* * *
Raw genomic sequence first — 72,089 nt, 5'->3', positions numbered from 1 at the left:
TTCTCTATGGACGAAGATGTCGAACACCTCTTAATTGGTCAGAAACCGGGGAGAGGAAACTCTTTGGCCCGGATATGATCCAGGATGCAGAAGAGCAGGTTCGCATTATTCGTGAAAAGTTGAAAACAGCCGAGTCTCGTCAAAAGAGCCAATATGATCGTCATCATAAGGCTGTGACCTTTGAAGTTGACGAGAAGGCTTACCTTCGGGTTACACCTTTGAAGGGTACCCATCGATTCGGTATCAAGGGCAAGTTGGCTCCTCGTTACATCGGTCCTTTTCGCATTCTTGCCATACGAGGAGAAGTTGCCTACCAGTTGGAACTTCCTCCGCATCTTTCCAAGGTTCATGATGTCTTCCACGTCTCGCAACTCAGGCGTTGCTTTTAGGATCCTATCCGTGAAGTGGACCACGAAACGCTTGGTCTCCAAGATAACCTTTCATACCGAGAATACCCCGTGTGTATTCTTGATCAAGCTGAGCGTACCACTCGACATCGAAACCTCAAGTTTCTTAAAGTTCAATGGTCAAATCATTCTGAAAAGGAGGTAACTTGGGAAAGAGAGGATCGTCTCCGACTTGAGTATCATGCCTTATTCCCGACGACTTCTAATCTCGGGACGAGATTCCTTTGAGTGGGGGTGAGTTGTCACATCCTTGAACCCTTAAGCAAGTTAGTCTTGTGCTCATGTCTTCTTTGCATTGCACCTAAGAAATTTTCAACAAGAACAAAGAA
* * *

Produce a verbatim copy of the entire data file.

Raw genomic sequence first — 72,089 nt, 5'->3', positions numbered from 1 at the left:
TTCTCTATGGACGAAGATGTCGAACACCTCTTAATTGGTCAGAAACCGGGGAGAGGAAACTCTTTGGCCCGGATATGATCCAGGATGCAGAAGAGCAGGTTCGCATTATTCGTGAAAAGTTGAAAACAGCCGAGTCTCGTCAAAAGAGCCAATATGATCGTCATCATAAGGCTGTGACCTTTGAAGTTGACGAGAAGGCTTACCTTCGGGTTACACCTTTGAAGGGTACCCATCGATTCGGTATCAAGGGCAAGTTGGCTCCTCGTTACATCGGTCCTTTTCGCATTCTTGCCATACGAGGAGAAGTTGCCTACCAGTTGGAACTTCCTCCGCATCTTTCCAAGGTTCATGATGTCTTCCACGTCTCGCAACTCAGGCGTTGCTTTTAGGATCCTATCCGTGAAGTGGACCACGAAACGCTTGGTCTCCAAGATAACCTTTCATACCGAGAATACCCCGTGTGTATTCTTGATCAAGCTGAGCGTACCACTCGACATCGAAACCTCAAGTTTCTTAAAGTTCAATGGTCAAATCATTCTGAAAAGGAGGTAACTTGGGAAAGAGAGGATCGTCTCCGACTTGAGTATCATGCCTTATTCCCGACGACTTCTAATCTCGGGACGAGATTCCTTTGAGTGGGGGTGAGTTGTCACATCCTTGAACCCTTAAGCAAGTTAGTCTTGTGCTCATGTCTTCTTTGCATTGCACCTAAGAAATTTTCAACAAGAACAAAGAA